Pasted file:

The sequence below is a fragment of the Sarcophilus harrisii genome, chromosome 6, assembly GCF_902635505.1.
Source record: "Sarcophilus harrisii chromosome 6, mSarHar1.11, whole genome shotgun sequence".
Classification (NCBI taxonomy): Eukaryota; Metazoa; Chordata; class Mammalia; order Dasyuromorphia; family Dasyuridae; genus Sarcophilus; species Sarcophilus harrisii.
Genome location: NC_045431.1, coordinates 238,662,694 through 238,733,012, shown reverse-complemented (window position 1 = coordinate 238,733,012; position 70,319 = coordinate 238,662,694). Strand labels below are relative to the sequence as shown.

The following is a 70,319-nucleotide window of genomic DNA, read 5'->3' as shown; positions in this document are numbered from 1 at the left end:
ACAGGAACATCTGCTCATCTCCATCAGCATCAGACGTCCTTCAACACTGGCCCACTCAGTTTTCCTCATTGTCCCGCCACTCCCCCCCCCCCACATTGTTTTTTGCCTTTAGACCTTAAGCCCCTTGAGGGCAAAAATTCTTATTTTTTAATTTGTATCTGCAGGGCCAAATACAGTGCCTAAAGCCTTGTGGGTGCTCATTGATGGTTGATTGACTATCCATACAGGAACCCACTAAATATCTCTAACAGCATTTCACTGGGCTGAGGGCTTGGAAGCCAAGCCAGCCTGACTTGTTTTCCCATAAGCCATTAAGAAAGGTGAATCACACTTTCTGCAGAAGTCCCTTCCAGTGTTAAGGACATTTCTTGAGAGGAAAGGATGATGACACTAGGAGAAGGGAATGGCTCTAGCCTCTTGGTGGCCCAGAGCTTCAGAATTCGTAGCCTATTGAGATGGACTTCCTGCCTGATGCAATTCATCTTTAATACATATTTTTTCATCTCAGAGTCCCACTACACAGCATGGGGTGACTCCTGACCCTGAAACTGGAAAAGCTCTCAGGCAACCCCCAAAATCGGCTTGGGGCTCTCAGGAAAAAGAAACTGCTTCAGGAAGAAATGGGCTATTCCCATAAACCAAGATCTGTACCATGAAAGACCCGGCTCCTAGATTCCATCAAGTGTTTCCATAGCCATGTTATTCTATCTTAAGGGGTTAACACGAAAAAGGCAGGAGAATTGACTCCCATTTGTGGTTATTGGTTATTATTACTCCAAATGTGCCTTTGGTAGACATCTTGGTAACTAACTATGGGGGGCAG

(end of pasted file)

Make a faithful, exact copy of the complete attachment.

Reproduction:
The sequence below is a fragment of the Sarcophilus harrisii genome, chromosome 6, assembly GCF_902635505.1.
Source record: "Sarcophilus harrisii chromosome 6, mSarHar1.11, whole genome shotgun sequence".
Classification (NCBI taxonomy): Eukaryota; Metazoa; Chordata; class Mammalia; order Dasyuromorphia; family Dasyuridae; genus Sarcophilus; species Sarcophilus harrisii.
Genome location: NC_045431.1, coordinates 238,662,694 through 238,733,012, shown reverse-complemented (window position 1 = coordinate 238,733,012; position 70,319 = coordinate 238,662,694). Strand labels below are relative to the sequence as shown.

The following is a 70,319-nucleotide window of genomic DNA, read 5'->3' as shown; positions in this document are numbered from 1 at the left end:
ACAGGAACATCTGCTCATCTCCATCAGCATCAGACGTCCTTCAACACTGGCCCACTCAGTTTTCCTCATTGTCCCGCCACTCCCCCCCCCCCACATTGTTTTTTGCCTTTAGACCTTAAGCCCCTTGAGGGCAAAAATTCTTATTTTTTAATTTGTATCTGCAGGGCCAAATACAGTGCCTAAAGCCTTGTGGGTGCTCATTGATGGTTGATTGACTATCCATACAGGAACCCACTAAATATCTCTAACAGCATTTCACTGGGCTGAGGGCTTGGAAGCCAAGCCAGCCTGACTTGTTTTCCCATAAGCCATTAAGAAAGGTGAATCACACTTTCTGCAGAAGTCCCTTCCAGTGTTAAGGACATTTCTTGAGAGGAAAGGATGATGACACTAGGAGAAGGGAATGGCTCTAGCCTCTTGGTGGCCCAGAGCTTCAGAATTCGTAGCCTATTGAGATGGACTTCCTGCCTGATGCAATTCATCTTTAATACATATTTTTTCATCTCAGAGTCCCACTACACAGCATGGGGTGACTCCTGACCCTGAAACTGGAAAAGCTCTCAGGCAACCCCCAAAATCGGCTTGGGGCTCTCAGGAAAAAGAAACTGCTTCAGGAAGAAATGGGCTATTCCCATAAACCAAGATCTGTACCATGAAAGACCCGGCTCCTAGATTCCATCAAGTGTTTCCATAGCCATGTTATTCTATCTTAAGGGGTTAACACGAAAAAGGCAGGAGAATTGACTCCCATTTGTGGTTATTGGTTATTATTACTCCAAATGTGCCTTTGGTAGACATCTTGGTAACTAACTATGGGGGGCAG